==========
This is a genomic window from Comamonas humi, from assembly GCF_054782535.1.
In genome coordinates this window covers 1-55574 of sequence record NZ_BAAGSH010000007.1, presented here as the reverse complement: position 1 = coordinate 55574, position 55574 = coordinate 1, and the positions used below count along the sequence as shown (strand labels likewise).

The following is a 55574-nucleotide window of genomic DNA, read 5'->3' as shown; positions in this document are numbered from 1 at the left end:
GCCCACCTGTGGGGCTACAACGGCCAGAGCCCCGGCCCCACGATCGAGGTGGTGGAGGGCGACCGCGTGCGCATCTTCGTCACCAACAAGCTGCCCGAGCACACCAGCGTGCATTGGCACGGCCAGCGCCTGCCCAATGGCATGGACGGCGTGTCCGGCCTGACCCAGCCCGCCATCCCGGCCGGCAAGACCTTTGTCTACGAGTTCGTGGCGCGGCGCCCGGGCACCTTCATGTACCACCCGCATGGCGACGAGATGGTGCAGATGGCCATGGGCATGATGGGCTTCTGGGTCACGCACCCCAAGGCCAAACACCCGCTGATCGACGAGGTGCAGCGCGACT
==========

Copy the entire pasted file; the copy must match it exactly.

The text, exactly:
This is a genomic window from Comamonas humi, from assembly GCF_054782535.1.
In genome coordinates this window covers 1-55574 of sequence record NZ_BAAGSH010000007.1, presented here as the reverse complement: position 1 = coordinate 55574, position 55574 = coordinate 1, and the positions used below count along the sequence as shown (strand labels likewise).

The following is a 55574-nucleotide window of genomic DNA, read 5'->3' as shown; positions in this document are numbered from 1 at the left end:
GCCCACCTGTGGGGCTACAACGGCCAGAGCCCCGGCCCCACGATCGAGGTGGTGGAGGGCGACCGCGTGCGCATCTTCGTCACCAACAAGCTGCCCGAGCACACCAGCGTGCATTGGCACGGCCAGCGCCTGCCCAATGGCATGGACGGCGTGTCCGGCCTGACCCAGCCCGCCATCCCGGCCGGCAAGACCTTTGTCTACGAGTTCGTGGCGCGGCGCCCGGGCACCTTCATGTACCACCCGCATGGCGACGAGATGGTGCAGATGGCCATGGGCATGATGGGCTTCTGGGTCACGCACCCCAAGGCCAAACACCCGCTGATCGACGAGGTGCAGCGCGACT